One tried-and-true method of finding a professional advisor is to ask your friends and relatives. But, unfortunately, that isn’t as easy as it sounds. The truth is you can’t ask just anyone. You need to ask someone who:

  • shares your goals and values and
  • has an advisor who does what you want an advisor to do.

What type of advisor do you need?

For example, are you looking for someone to help you build your investment portfolio? Then you may need someone who’s licensed to sell mutual funds or securities.

Are you looking for someone to do your income taxes? Then you’re looking for a tax practitioner or an accountant.

Or, are you looking for an advisor who can help you create a financial plan that reflects your goals and values? Someone who can guide you on your way through all life’s stages? If so, you’re looking for someone who takes a well-rounded approach. This person would also have access to savings and insurance products that can protect and build your wealth.

So establish your criteria first. Then start asking around. Do you know anyone whose advisor does for them what you want an advisor to do for you? Ask for a referral.

“Ask a friend you trust,” says veteran Sun Life Financial advisor Brian Burlacoff.1 “Ask someone who is financially responsible.”

In fact, ask two or three friends for referrals. Sure, you can find an advisor who’s knowledgeable and can offer the products you need. But you want more than that. Let’s say you also want to to find an advisor who can take you from saving for a house to saving for your children’s education. Or maybe you also want one who can help you plan your estate. In such cases, you’ll need an advisor with whom you can have a long-term relationship.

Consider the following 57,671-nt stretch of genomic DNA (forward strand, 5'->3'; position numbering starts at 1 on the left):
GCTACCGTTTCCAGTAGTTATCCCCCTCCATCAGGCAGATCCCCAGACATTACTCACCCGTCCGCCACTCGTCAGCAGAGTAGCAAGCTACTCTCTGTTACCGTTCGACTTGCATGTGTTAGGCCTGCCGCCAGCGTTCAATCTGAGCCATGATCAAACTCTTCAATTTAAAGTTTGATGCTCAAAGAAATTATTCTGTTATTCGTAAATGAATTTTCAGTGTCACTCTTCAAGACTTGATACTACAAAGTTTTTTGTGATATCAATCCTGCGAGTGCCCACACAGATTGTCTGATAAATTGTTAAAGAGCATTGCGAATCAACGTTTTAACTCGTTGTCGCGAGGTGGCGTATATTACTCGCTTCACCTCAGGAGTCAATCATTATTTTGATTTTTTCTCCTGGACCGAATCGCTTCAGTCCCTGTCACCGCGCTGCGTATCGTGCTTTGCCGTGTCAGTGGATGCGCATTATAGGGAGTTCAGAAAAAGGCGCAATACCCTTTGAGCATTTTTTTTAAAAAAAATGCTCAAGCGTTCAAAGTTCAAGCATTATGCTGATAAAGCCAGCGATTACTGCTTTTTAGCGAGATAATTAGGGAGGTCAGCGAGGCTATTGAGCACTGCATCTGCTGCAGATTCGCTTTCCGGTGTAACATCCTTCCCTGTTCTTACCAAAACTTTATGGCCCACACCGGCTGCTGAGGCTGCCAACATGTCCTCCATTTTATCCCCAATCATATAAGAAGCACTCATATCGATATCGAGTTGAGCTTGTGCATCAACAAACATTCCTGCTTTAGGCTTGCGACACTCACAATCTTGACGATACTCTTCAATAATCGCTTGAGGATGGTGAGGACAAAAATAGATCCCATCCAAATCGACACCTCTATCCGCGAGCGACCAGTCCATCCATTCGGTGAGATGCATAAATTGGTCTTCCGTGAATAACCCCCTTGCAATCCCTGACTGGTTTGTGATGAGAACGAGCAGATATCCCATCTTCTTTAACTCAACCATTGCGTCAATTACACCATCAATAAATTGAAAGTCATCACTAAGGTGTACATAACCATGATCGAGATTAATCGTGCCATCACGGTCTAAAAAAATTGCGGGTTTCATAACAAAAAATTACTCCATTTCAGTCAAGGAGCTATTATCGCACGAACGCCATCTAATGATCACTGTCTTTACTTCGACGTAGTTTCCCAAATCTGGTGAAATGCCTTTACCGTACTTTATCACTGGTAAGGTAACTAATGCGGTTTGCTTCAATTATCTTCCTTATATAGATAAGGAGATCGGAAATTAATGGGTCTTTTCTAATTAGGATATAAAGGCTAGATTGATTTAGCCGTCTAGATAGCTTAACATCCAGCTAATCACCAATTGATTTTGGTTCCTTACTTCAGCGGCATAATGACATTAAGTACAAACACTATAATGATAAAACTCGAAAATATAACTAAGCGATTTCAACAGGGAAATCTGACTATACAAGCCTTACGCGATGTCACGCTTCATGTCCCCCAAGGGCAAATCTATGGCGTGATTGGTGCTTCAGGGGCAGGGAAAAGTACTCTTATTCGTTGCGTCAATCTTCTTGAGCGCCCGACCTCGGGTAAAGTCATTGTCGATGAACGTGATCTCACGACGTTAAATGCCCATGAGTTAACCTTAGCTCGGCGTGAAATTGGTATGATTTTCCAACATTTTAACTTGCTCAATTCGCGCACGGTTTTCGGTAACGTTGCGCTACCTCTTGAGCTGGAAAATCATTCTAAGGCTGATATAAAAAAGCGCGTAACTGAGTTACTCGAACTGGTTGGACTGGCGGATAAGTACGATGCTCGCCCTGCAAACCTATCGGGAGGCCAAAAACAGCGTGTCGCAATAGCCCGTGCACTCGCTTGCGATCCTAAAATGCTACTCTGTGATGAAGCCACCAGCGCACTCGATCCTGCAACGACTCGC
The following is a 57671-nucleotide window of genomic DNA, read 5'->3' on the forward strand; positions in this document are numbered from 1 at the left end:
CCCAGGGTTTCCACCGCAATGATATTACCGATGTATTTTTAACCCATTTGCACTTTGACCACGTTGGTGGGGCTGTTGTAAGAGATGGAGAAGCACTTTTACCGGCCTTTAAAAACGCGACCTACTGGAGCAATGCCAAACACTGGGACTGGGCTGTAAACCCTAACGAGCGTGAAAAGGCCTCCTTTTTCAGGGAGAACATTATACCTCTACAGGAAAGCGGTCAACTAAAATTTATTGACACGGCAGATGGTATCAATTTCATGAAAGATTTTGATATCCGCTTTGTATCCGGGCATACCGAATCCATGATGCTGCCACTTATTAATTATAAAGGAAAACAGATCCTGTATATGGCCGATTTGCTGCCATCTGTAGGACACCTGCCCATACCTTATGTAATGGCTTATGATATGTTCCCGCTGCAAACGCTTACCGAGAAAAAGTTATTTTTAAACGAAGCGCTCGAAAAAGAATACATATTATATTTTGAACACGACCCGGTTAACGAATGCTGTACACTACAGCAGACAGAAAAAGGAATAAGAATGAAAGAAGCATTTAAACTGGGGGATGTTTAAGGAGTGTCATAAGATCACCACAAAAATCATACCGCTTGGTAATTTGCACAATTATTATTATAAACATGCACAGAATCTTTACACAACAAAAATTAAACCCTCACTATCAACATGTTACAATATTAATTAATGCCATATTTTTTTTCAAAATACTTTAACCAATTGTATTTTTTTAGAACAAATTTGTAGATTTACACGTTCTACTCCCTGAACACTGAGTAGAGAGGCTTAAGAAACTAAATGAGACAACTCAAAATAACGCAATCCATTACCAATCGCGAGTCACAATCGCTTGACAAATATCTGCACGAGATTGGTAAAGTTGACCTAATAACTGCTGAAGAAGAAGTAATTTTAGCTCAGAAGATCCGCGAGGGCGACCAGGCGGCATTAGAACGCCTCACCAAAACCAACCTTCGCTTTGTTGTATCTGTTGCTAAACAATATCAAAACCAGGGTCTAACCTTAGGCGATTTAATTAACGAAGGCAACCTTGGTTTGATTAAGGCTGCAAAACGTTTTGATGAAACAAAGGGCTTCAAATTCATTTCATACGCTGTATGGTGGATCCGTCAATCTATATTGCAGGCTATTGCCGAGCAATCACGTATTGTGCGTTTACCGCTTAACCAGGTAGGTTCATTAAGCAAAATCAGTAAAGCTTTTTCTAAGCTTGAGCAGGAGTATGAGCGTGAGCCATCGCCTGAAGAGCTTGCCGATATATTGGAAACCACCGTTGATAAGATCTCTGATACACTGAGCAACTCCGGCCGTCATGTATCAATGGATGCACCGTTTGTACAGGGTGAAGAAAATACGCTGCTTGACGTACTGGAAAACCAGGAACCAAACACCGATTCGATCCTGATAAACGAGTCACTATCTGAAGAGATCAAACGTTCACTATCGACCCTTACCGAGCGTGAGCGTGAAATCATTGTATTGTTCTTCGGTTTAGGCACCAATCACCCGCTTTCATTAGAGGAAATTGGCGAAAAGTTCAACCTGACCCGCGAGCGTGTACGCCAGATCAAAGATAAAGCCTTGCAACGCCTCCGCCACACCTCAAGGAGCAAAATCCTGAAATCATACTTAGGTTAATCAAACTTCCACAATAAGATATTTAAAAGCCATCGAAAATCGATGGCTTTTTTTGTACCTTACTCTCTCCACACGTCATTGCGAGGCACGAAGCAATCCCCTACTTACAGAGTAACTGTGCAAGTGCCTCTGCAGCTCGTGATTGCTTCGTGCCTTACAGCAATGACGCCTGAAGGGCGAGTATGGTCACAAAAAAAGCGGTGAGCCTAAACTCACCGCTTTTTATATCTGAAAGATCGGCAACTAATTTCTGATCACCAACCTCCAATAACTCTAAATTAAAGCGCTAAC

So if you’re in it for the long run, then you want to find an advisor with whom you “click” – someone you can trust. After all, you will be sharing the intimacies of your life with this person.

Check an advisor’s credentials

With your list of referrals in hand, you’re ready for the next stage: research. Most advisors have websites and some time spent online will tell you about their credentials. Do they have a professional designation? Some designations are given by industry-wide groups that set standards and hold their members accountable. Other designations are given by educational bodies. Some advisors belong to professional organizations that have continuing education requirements. Some have distinguished themselves in their professional communities.

You also want to make sure your candidates are reputable and haven’t had run-ins with financial services regulators. Half an hour spent online familiarizing yourself with the advisor’s profile will stand you in good stead when you meet face to face.

Look for an advisor you can trust

Then you’re ready to meet your candidates for the job of your advisor. Remember, you’re looking for the best fit with your goals, values and personality.

“Find someone with whom you’re comfortable,” suggests Sun Life Financial advisor Brent McKay2, a long-time veteran of the financial services industry. “Trust is a big issue. It has to be someone you can trust, someone with whom you can build rapport.”

Choosing a financial advisor can be an important step in the road to financial security. Once you have found the right person, you’ll be ready to set off on your journey.

1 Brian Burlacoff,* M.Acc., MBA, CFP®, CLU,® CHS. Burlacoff Financial Services Inc., Sun Life Financial advisor

2 Brent McKay,* CFP.® McKay Insurance & Financial Services Inc., Sun Life Financial advisor

* Mutual funds offered by Sun Life Financial Investment Services (Canada) Inc.

Sun Life Assurance Company of Canada is a member of the Sun Life Financial group of companies.